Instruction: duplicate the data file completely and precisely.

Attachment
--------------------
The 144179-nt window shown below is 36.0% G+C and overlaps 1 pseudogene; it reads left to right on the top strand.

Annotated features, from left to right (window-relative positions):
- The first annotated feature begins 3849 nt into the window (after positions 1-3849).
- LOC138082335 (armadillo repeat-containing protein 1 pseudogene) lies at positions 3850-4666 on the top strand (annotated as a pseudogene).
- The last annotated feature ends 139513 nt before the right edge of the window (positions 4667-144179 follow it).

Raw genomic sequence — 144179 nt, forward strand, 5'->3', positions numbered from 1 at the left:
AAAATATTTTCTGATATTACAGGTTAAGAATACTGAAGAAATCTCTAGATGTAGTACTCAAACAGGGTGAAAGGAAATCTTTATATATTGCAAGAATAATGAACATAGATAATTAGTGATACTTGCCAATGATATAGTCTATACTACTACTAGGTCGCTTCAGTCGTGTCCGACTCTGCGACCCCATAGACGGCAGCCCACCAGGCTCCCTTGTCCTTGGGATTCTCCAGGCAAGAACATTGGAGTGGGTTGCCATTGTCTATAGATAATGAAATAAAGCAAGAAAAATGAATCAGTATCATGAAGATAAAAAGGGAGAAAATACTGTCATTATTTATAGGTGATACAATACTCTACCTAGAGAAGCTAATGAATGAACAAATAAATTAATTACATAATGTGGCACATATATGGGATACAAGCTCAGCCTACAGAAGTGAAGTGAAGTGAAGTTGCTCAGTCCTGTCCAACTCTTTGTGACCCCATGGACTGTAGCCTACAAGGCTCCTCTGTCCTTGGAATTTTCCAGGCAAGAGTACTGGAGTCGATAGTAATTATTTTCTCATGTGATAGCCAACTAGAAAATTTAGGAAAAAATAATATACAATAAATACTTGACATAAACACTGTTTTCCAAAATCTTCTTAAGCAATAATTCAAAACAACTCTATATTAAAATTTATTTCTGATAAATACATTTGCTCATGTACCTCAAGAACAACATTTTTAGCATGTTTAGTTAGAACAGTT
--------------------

The 144179-nt window shown below is 36.0% G+C and overlaps 1 pseudogene; it reads left to right on the top strand.

Annotated features, from left to right (window-relative positions):
- The first annotated feature begins 3849 nt into the window (after positions 1-3849).
- LOC138082335 (armadillo repeat-containing protein 1 pseudogene) lies at positions 3850-4666 on the top strand (annotated as a pseudogene).
- The last annotated feature ends 139513 nt before the right edge of the window (positions 4667-144179 follow it).

Raw genomic sequence — 144179 nt, forward strand, 5'->3', positions numbered from 1 at the left:
AAAATATTTTCTGATATTACAGGTTAAGAATACTGAAGAAATCTCTAGATGTAGTACTCAAACAGGGTGAAAGGAAATCTTTATATATTGCAAGAATAATGAACATAGATAATTAGTGATACTTGCCAATGATATAGTCTATACTACTACTAGGTCGCTTCAGTCGTGTCCGACTCTGCGACCCCATAGACGGCAGCCCACCAGGCTCCCTTGTCCTTGGGATTCTCCAGGCAAGAACATTGGAGTGGGTTGCCATTGTCTATAGATAATGAAATAAAGCAAGAAAAATGAATCAGTATCATGAAGATAAAAAGGGAGAAAATACTGTCATTATTTATAGGTGATACAATACTCTACCTAGAGAAGCTAATGAATGAACAAATAAATTAATTACATAATGTGGCACATATATGGGATACAAGCTCAGCCTACAGAAGTGAAGTGAAGTGAAGTTGCTCAGTCCTGTCCAACTCTTTGTGACCCCATGGACTGTAGCCTACAAGGCTCCTCTGTCCTTGGAATTTTCCAGGCAAGAGTACTGGAGTCGATAGTAATTATTTTCTCATGTGATAGCCAACTAGAAAATTTAGGAAAAAATAATATACAATAAATACTTGACATAAACACTGTTTTCCAAAATCTTCTTAAGCAATAATTCAAAACAACTCTATATTAAAATTTATTTCTGATAAATACATTTGCTCATGTACCTCAAGAACAACATTTTTAGCATGTTTAGTTAGAACAGTT